Sequencing, identification and mapping of primed L1 elements (SIMPLE) reveals significant variation in full length L1 elements between individuals
Jordan, Vallmer E
Hedges, Dale J
Batzer, Mark A
Deininger, Prescott L
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CitationStreva, Vincent A, Vallmer E Jordan, Sara Linker, Dale J Hedges, Mark A Batzer, and Prescott L Deininger. 2015. “Sequencing, identification and mapping of primed L1 elements (SIMPLE) reveals significant variation in full length L1 elements between individuals.” BMC Genomics 16 (1): 220. doi:10.1186/s12864-015-1374-y. http://dx.doi.org/10.1186/s12864-015-1374-y.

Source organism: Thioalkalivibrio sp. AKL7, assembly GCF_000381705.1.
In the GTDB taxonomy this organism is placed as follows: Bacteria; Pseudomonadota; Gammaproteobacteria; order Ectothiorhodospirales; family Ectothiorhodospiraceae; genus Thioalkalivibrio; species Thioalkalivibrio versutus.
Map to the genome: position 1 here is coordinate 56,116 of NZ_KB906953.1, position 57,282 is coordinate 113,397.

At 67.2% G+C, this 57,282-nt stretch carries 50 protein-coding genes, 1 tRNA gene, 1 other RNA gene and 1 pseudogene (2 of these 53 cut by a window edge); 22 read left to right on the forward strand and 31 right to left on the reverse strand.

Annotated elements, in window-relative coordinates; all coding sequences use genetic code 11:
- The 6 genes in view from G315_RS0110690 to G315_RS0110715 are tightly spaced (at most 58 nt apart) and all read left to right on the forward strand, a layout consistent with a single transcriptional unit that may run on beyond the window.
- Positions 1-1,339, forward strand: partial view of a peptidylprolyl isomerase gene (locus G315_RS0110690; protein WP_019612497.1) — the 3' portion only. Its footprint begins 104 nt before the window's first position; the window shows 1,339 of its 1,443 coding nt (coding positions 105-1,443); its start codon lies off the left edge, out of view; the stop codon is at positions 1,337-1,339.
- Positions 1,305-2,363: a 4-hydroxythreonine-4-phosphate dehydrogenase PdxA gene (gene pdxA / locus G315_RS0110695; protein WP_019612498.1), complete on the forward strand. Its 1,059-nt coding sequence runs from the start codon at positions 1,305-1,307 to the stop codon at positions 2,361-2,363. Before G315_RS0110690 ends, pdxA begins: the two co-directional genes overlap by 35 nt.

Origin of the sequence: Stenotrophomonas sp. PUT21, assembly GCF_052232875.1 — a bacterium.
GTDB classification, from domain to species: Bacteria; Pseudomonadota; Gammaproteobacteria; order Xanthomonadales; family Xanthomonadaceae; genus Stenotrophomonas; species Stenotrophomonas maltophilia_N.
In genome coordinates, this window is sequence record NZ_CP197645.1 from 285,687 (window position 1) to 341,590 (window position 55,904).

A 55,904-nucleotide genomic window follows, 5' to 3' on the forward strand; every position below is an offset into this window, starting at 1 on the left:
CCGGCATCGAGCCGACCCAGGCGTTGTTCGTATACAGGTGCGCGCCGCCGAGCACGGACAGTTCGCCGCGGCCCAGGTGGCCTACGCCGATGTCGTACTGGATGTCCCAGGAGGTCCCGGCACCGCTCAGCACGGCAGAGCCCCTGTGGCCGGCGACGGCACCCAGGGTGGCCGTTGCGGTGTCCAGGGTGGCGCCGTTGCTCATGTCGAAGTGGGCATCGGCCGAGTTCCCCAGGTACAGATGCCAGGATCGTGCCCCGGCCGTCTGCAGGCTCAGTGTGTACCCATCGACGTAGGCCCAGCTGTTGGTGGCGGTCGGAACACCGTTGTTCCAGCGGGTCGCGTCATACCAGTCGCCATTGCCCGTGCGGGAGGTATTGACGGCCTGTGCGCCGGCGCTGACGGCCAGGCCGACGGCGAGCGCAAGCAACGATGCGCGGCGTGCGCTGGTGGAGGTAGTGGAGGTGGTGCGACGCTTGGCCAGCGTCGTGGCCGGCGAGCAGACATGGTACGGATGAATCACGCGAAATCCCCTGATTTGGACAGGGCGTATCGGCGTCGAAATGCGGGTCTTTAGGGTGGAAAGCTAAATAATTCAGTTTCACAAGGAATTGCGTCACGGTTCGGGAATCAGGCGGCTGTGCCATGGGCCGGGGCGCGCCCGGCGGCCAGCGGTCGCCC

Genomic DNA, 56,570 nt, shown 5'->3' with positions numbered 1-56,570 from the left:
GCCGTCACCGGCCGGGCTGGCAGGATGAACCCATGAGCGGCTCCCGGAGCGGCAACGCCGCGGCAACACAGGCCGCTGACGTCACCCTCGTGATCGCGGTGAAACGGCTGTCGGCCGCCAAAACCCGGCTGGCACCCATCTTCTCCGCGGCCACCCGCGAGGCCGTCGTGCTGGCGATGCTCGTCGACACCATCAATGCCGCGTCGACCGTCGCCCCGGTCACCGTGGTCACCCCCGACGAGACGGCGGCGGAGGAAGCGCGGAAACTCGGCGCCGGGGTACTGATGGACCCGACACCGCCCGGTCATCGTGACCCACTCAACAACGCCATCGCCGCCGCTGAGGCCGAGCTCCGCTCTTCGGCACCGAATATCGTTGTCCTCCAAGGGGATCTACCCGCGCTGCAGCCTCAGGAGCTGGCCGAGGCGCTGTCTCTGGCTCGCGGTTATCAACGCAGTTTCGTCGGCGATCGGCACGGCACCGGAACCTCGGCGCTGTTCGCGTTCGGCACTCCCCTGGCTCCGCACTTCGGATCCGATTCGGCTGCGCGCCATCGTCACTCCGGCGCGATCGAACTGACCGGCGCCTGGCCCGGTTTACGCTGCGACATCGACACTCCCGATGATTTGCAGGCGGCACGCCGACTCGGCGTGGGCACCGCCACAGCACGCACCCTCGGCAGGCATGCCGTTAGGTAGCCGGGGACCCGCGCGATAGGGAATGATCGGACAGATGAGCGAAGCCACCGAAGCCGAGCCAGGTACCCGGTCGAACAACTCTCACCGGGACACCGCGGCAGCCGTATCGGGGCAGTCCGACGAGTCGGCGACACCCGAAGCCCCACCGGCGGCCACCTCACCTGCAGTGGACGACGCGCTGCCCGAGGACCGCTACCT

AbstractBackground: There are over a half a million copies of L1 retroelements in the human genome which are responsible for as much as 0.5% of new human genetic diseases. Most new L1 inserts arise from young source elements that are polymorphic in the human genome. Highly active polymorphic “hot” L1 source elements have been shown to be capable of extremely high levels of mobilization and result in numerous instances of disease. Additionally, hot polymorphic L1s have been described to be highly active within numerous cancer genomes. These hot L1s result in mutagenesis by insertion of new L1 copies elsewhere in the genome, but also have been shown to generate additional full length L1 insertions which are also hot and able to further retrotranspose. Through this mechanism, hot L1s may amplify within a tumor and result in a continued cycle of mutagenesis. Results and conclusions We have developed a method to detect full-length, polymorphic L1 elements using a targeted next generation sequencing approach, Sequencing Identification and Mapping of Primed L1 Elements (SIMPLE). SIMPLE has 94% sensitivity and detects nearly all full-length L1 elements in a genome. SIMPLE will allow researchers to identify hot mutagenic full-length L1s as potential drivers of genome instability. Using SIMPLE we find that the typical individual has approximately 100 non-reference, polymorphic L1 elements in their genome. These elements are at relatively low population frequencies relative to previously identified polymorphic L1 elements and demonstrate the tremendous diversity in potentially active L1 elements in the human population. Electronic supplementary material The online version of this article (doi:10.1186/s12864-015-1374-y) contains supplementary material, which is available to authorized users.
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